The leak detection system can be toggled between two modes: “Home” and “Away”. On the “Home” setting, water flow can run interrupted for 30 minutes before the smart sensor in the ball valve will shut off the water supply. This setting allows residents to freely use water without triggering the device. Though some water applications will use water consistently for extended periods (like the washing machine or watering plants), it is unlikely for water to be continuously used for more than 30 minutes, even if people are at home.

The “Away” setting will only allow for 30 seconds of uninterrupted water flow before the smart sensor shuts off the valve and the water supply to the house is halted. These two modes can be set to correspond with your usual work hours. If you plan on taking a vacation, you can set the to stay in “Away” mode until you return from your travels. Similarly, if you have a vacation home, w can set it in the “Away” mode for the majority of the year to ensure your second property isn’t devastated by water damage while you’re not there. These settings can be adjusted to reflect your water usage habits.

Why do water leaks occur?

Water leaks frequently happen because of water hammers, extreme pressures, corrosion, or aging plumbing. A water hammer is a surge of water pressure resulting from the water changing directions or stopping abruptly. When you open a faucet to wash your hands, water rushes through your plumbing and out through the faucet. When you close the faucet handle, all of the energy and inertia propelling the water from the water main out through the faucet is met with a harsh stop. This dramatic shift in momentum and dissipation of energy is known as hydraulic shock, more commonly referred to as water hammer. If you’ve heard a banging or clanking sound rattling around your copper pipes, that is a prime example of a water hammer. Water hammer is a nuisance both because of the noises and vibrations it produces. However, it can also have deleterious effects on your plumbing. Severe episodes of water hammer can damage fittings and valves, causing them to fail. Water hammer can also beat away at plumbing over time, weakening the integrity of the pipes and leading to pinhole leaks. The damage brought on by water hammer pulses can be mitigated by expansion tanks, pressure regulating valves, or water hammer arrestors.


Extreme pressures can also damage pipes. As previously mentioned, freezing temperatures can wreak havoc on a home’s plumbing. If water freezes within pipes, it will expand. This increased exertion of pressure on the pipes can cause cracks and even lead to pipes bursting altogether. This is especially a risk if your pipes are made of metal like steel or copper. However, stainless steel braided hoses are also much less likely to burst or crack than rubber hoses.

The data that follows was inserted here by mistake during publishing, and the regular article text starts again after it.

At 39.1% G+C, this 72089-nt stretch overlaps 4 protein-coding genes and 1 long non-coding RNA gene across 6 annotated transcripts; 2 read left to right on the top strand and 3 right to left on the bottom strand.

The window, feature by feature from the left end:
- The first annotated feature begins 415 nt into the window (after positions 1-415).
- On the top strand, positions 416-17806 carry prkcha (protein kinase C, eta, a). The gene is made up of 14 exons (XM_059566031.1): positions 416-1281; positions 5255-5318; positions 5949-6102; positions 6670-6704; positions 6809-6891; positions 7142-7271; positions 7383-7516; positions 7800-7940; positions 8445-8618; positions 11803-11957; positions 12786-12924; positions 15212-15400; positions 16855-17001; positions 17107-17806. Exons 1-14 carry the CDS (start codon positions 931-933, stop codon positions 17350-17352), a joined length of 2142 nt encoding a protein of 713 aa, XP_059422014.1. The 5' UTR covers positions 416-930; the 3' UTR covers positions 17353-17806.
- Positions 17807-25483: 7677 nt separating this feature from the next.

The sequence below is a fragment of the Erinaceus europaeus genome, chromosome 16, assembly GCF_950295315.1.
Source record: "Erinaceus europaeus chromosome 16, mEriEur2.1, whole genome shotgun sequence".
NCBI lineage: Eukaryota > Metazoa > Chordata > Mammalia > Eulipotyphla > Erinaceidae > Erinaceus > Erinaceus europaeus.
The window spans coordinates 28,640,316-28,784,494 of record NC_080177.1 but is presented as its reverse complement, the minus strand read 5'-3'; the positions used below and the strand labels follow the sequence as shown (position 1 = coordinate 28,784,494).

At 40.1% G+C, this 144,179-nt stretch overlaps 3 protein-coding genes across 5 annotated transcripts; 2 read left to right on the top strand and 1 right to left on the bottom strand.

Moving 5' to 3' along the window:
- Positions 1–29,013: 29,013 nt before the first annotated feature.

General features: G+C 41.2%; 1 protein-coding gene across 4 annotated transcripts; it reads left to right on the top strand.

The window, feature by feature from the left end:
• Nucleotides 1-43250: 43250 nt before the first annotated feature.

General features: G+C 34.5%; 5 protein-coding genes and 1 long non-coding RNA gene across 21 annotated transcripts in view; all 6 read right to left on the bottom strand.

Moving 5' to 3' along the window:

Corroded or aged plumbing is also at high risk of sprouting a pinhole leak. Certain water conditions, like acidic water, can deteriorate metal plumbing over time. Galvanized steel plumbing is susceptible to rust. As rust weakens the pipes, small leaks will emerge. If these pinhole leaks occur in a concealed place, like behind a wall, in the basement, or guest home, these small leaks can cause jaw-dropping damage before they’re caught and addressed. However, a leak detection system will identify these small leaks the moment they emerge and before they cascade into enormously expensive repair projects.

How much does a leak detection system cost?

Leak detection systems for the whole house cost between $500-$2,500, depending on the system that is installed. Some homeowners may need to hire a plumber to install the system. Depending on the length of the installation and the hourly rate of the plumber, this can add another $200-$500 to the installation costs.

There are systems on the market that cost considerably less, however, these systems usually cannot turn your water off. These are usually referred to as water monitors. The Water Monitor also employs ultrasonic technology to observe the behavior of the water flow and will alert you to irregularities via the in-phone app. These units are quite affordable, costing around $200. They also fit snugly on top of your water pipes, eliminating the need for costly and labor-intensive installations. However, in the event of a leak, they are unable to prevent any damage from occurring. They will send an alert to us and the homeowner, letting us know it sensed abnormal water usage. Water monitors are useful for catching small leaks before they become more insidious problems. However, these systems are not ideal for vacation homes or properties you do not have convenient access to unless it's monitored by a Home Watch Professional Company.